Original languageEnglish (US)
Article numbere20172164
JournalPediatrics
Volume141
Issue number3
DOIs
StatePublished - Mar 1 2018

Fingerprint

Pediatrics
Nurse Practitioners
Physicians
Appointments and Schedules
Pediatric Nurse Practitioners
Public Opinion
Disabled Children
Medical Schools
Hispanic Americans
Surveys and Questionnaires
Mental Health

ASJC Scopus subject areas

  • Pediatrics, Perinatology, and Child Health

Cite this

Bridgemohan, C., Bauer, N., Nielsen, B. A., DeBattista, A., Ruch-Ross, H. S., Paul, L. B., & Roizen, N. (2018). A workforce survey on developmental-behavioral pediatrics. Pediatrics, 141(3), [e20172164]. https://doi.org/10.1542/peds.2017-2164

A workforce survey on developmental-behavioral pediatrics. / Bridgemohan, Carolyn; Bauer, Nerissa; Nielsen, Britt A.; DeBattista, Anne; Ruch-Ross, Holly S.; Paul, Linda B.; Roizen, Nancy.

In: Pediatrics, Vol. 141, No. 3, e20172164, 01.03.2018.

Research output: Contribution to journalReview article

Bridgemohan, C, Bauer, N, Nielsen, BA, DeBattista, A, Ruch-Ross, HS, Paul, LB & Roizen, N 2018, 'A workforce survey on developmental-behavioral pediatrics', Pediatrics, vol. 141, no. 3, e20172164. https://doi.org/10.1542/peds.2017-2164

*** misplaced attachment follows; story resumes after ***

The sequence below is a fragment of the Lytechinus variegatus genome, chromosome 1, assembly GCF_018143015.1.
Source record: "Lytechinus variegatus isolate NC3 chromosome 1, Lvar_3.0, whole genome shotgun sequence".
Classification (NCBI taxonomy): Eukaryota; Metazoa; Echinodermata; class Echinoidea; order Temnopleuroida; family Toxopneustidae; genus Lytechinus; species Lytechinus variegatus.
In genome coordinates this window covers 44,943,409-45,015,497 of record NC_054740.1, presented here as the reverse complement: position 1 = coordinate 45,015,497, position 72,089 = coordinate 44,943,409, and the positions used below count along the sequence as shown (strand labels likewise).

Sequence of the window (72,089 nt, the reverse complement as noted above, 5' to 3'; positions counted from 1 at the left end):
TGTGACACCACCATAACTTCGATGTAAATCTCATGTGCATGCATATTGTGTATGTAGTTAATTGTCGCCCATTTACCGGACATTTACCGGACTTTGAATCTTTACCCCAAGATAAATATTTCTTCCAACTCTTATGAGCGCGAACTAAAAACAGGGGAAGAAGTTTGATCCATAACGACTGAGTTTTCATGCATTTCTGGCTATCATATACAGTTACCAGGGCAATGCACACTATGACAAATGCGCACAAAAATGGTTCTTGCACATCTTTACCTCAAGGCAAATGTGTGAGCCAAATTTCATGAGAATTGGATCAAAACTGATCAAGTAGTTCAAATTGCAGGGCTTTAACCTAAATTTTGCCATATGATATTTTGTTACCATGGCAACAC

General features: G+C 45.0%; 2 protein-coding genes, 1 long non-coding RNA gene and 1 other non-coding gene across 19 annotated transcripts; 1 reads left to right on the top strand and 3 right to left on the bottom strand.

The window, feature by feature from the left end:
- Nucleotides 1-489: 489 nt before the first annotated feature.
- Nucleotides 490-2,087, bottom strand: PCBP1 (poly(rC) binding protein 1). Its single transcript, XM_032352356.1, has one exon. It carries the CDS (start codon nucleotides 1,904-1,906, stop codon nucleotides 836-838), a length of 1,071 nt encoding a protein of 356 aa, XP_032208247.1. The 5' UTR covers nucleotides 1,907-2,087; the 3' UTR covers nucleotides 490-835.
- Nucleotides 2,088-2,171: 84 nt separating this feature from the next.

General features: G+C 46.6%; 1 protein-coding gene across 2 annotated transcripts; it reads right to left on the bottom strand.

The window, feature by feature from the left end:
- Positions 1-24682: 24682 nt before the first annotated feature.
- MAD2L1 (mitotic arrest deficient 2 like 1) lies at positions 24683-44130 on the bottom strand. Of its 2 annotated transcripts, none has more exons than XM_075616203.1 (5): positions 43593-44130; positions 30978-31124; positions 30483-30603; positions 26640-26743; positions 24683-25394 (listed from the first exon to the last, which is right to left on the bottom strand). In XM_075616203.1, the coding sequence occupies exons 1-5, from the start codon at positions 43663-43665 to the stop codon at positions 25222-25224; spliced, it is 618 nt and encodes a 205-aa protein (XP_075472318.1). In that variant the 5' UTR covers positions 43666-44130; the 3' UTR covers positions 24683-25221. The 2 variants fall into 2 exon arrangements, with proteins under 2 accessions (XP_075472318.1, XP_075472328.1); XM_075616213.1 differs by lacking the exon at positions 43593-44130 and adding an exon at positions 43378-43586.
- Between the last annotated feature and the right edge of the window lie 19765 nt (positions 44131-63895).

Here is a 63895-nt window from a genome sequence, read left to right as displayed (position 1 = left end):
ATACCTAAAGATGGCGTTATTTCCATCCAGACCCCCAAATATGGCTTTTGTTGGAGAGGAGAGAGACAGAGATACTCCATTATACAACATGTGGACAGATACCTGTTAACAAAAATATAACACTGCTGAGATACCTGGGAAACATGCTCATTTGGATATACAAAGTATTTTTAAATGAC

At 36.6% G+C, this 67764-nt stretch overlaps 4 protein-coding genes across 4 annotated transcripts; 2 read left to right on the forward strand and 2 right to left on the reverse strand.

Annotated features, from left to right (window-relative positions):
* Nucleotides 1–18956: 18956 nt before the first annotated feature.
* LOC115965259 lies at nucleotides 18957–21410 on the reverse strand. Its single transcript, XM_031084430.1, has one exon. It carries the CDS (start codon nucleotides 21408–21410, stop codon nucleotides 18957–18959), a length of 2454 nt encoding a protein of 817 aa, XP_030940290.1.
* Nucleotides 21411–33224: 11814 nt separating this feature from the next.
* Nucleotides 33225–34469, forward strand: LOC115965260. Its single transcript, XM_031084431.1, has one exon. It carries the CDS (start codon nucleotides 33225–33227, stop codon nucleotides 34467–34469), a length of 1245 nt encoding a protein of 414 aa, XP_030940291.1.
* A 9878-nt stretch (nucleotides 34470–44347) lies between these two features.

Bridgemohan C, Bauer N, Nielsen BA, DeBattista A, Ruch-Ross HS, Paul LB et al. A workforce survey on developmental-behavioral pediatrics. Pediatrics. 2018 Mar 1;141(3). e20172164. https://doi.org/10.1542/peds.2017-2164
Bridgemohan, Carolyn ; Bauer, Nerissa ; Nielsen, Britt A. ; DeBattista, Anne ; Ruch-Ross, Holly S. ; Paul, Linda B. ; Roizen, Nancy. / A workforce survey on developmental-behavioral pediatrics. In: Pediatrics. 2018 ; Vol. 141, No. 3.
@article{8f446ea6c65e48a6b540945d68c44d0e,
title = "A workforce survey on developmental-behavioral pediatrics",